Echoes of primitive Ohio. Bionic rats for children of the poor. Muscular Christians. Man eats fish. Enthusiastic TV personalities. Western Thrombosis. New revelations in lobotomy. The hysterectomy 500. Humanity saved through Coma. Mondrian pursued by Kamikazes.
Shark Miasma on the loose. Man Stays in Place for 40 years.
These notes, a small sample of the innumerable quips that fill Ken Nevadomi’s sketchbooks, dating back to the mid 1950s, remain some of our only clues when trying to chart the artist’s closely kept intentions. Often eluding the quick read, Nevadomi’s work thrives in a maelstrom of irony, erotic ambiguity, and comical anachronisms, reflecting the chaos and pessimism that permeated the collective unconscious sometime between the twilight of the American Rust Belt and the dawn of the Information Age.
I've always been bothered by those paintings of Eden that make the place look like a valley in Pennsylvania. - Ken Nevadomi, 1981
At 281 Church St., TUBE STRANGE features two distinct bodies of work made around 1980 and 1990, that highlight the expanse of Nevadomi’s technical prowess and his oftentimes complicated and unsettling subject matter. The later series of paintings, entitled Tube Strange, features a group of crudely rendered domestic interiors anchored by a solitary figure affixed to a glowing television set - each unaware of a looming presence watching them, or watching out for them. Painted at a time when the advent of cable television in American homes signaled a new paradigm afoot in our growing engagement with mass media, these disquieting tableaus conjure a premonitory echo of our contemporary moment, where the surveillance is disembodied, and the appliances are smaller, smarter, and broadband in their mesmeric grip on our psyche.
In stark contrast to these works are a group of paintings from 1978-1980, that center on the myth of St. Bridget, a recurring muse in Nevadomi’s work. Stuffed with restless symbolism, these tightly rendered compositions retain the vestiges of the artist's formative work as a commercial illustrator at American Greetings in the late 1960’s, alongside friends Harvey Pekar and R. Crumb. In works like Erroneous St Bridget (1980) and 20th Century Mayonnaise (1978-1980), the artist maintains a razor thin line between punishment and satisfaction, torture and cure, the disturbing and the sublime.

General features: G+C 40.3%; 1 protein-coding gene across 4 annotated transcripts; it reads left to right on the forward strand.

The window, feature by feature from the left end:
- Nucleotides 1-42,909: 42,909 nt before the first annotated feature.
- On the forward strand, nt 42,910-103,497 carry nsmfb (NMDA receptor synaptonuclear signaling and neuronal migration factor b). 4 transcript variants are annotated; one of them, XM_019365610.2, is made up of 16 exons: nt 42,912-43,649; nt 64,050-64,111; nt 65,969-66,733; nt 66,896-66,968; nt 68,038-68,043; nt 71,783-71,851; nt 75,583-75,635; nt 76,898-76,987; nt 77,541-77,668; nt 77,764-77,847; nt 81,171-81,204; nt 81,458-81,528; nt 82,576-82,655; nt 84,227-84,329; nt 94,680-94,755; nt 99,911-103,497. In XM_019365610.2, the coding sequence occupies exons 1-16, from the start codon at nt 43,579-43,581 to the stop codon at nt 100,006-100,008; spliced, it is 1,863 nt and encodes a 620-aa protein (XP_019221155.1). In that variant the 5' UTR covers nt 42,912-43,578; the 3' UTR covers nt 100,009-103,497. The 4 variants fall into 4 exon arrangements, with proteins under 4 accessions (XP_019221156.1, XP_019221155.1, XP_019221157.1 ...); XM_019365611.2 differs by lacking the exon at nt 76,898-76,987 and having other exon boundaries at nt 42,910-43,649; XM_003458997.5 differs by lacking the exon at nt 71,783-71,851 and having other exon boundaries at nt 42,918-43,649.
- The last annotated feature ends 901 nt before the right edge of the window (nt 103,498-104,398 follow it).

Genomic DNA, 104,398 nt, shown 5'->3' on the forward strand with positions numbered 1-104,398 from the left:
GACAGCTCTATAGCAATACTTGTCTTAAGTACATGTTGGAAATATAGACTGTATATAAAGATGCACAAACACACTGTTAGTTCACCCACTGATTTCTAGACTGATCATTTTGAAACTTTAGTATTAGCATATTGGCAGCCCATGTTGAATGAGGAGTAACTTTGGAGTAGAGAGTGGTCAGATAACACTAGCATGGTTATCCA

Nevadomi was born into a troubled family on Cleveland’s gritty south side. After enlisting in the army at 17 and serving two tours of duty overseas, he would eventually return to his hometown, where he would remain for the rest of his life, working as a professor of painting at Cleveland State University and amassing a remarkable body of work over his nearly 50-year career. As the expressionist painter Doug Utter attests: “Planting both feet in Cleveland is already an act of defiance that guarantees obscurity and marginalization — a kind of originality to which few artists aspire. But Nevadomi has held his ground, doing his work and following his path through the decades–the most that can be done by anyone, in any context.”
Retiring from his position at Cleveland State University in 2013, Ken continues painting and filling his sketchbooks. In 2018, he was diagnosed with a mild case of Alzheimers and has recently moved to assisted living where he will soon resume teaching painting again, this time instructing the members of his retirement community. As the artist affirms in a 1984 Smithsonian interview with curator Dennis Barrie, “…my attitude is still the same. I can't count on selling art as a way of life, as a way of making money. And I don't even think about it, I like to teach.”